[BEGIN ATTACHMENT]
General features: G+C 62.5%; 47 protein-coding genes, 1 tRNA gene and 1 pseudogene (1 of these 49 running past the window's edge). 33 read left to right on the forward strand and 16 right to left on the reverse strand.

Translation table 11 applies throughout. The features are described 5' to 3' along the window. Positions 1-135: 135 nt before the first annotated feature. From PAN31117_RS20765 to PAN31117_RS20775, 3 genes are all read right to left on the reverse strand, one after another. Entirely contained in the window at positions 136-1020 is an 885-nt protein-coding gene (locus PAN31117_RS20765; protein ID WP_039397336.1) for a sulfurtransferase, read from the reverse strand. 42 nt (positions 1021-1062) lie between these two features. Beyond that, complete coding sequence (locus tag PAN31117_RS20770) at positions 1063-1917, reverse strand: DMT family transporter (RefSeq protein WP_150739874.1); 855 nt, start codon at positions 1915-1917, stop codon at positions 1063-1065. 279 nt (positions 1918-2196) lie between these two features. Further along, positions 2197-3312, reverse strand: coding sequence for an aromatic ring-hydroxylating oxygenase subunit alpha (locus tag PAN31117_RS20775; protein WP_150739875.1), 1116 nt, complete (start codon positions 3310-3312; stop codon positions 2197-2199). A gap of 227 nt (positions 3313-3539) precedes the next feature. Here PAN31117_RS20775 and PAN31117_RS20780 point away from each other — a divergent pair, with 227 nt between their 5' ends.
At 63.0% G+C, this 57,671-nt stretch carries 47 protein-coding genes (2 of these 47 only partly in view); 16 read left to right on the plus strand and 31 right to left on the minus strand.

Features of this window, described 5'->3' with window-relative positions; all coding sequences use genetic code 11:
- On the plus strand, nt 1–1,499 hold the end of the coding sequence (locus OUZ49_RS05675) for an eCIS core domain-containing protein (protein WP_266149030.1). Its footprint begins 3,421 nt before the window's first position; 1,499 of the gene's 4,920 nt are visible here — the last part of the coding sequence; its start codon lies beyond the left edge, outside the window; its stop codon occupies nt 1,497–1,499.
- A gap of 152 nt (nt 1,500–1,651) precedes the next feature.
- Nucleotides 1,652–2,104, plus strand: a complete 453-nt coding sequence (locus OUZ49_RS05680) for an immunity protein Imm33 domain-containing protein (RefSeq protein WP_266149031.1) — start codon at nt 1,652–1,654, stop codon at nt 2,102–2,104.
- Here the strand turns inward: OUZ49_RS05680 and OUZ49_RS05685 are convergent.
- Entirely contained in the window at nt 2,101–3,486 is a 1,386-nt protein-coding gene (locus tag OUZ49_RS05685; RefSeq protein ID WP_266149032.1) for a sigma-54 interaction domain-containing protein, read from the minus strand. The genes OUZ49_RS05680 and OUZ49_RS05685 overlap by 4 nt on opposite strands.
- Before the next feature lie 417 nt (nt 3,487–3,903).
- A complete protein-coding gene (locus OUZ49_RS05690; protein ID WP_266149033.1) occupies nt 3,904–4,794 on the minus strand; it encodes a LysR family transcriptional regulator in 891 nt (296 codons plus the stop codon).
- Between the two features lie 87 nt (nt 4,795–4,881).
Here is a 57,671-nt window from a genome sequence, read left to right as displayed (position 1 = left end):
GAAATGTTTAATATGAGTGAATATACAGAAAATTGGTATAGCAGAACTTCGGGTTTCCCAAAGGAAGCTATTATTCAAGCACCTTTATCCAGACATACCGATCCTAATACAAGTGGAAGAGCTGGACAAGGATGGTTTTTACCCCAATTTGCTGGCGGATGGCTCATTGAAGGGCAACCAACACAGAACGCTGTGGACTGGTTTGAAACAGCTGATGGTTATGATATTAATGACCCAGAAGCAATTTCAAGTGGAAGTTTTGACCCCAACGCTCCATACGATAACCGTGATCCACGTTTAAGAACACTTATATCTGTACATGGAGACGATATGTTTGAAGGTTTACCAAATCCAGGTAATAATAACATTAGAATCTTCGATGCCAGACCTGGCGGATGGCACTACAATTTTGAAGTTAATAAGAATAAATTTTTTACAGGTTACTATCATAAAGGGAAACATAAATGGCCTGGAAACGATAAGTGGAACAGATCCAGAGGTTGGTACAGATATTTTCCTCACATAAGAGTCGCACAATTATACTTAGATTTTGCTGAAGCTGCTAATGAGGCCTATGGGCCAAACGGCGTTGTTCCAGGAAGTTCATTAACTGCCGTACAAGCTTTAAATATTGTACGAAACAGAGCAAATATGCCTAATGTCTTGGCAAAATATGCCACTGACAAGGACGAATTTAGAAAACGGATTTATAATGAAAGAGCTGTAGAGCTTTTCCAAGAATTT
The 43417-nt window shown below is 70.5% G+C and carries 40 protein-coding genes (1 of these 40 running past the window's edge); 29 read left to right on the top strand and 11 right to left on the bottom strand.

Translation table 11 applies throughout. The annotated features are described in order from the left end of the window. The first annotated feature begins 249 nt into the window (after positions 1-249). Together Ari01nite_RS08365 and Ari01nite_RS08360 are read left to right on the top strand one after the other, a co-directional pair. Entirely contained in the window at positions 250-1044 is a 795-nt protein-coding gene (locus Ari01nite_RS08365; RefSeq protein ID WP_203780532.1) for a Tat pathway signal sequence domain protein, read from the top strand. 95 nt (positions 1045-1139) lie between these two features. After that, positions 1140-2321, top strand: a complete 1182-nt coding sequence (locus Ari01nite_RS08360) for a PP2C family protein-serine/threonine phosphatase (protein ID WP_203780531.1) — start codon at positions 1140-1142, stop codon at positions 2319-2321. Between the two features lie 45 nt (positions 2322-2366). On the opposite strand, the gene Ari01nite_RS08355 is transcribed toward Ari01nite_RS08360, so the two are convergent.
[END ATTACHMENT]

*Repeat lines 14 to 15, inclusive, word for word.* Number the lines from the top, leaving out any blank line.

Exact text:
GAAATGTTTAATATGAGTGAATATACAGAAAATTGGTATAGCAGAACTTCGGGTTTCCCAAAGGAAGCTATTATTCAAGCACCTTTATCCAGACATACCGATCCTAATACAAGTGGAAGAGCTGGACAAGGATGGTTTTTACCCCAATTTGCTGGCGGATGGCTCATTGAAGGGCAACCAACACAGAACGCTGTGGACTGGTTTGAAACAGCTGATGGTTATGATATTAATGACCCAGAAGCAATTTCAAGTGGAAGTTTTGACCCCAACGCTCCATACGATAACCGTGATCCACGTTTAAGAACACTTATATCTGTACATGGAGACGATATGTTTGAAGGTTTACCAAATCCAGGTAATAATAACATTAGAATCTTCGATGCCAGACCTGGCGGATGGCACTACAATTTTGAAGTTAATAAGAATAAATTTTTTACAGGTTACTATCATAAAGGGAAACATAAATGGCCTGGAAACGATAAGTGGAACAGATCCAGAGGTTGGTACAGATATTTTCCTCACATAAGAGTCGCACAATTATACTTAGATTTTGCTGAAGCTGCTAATGAGGCCTATGGGCCAAACGGCGTTGTTCCAGGAAGTTCATTAACTGCCGTACAAGCTTTAAATATTGTACGAAACAGAGCAAATATGCCTAATGTCTTGGCAAAATATGCCACTGACAAGGACGAATTTAGAAAACGGATTTATAATGAAAGAGCTGTAGAGCTTTTCCAAGAATTT
The 43417-nt window shown below is 70.5% G+C and carries 40 protein-coding genes (1 of these 40 running past the window's edge); 29 read left to right on the top strand and 11 right to left on the bottom strand.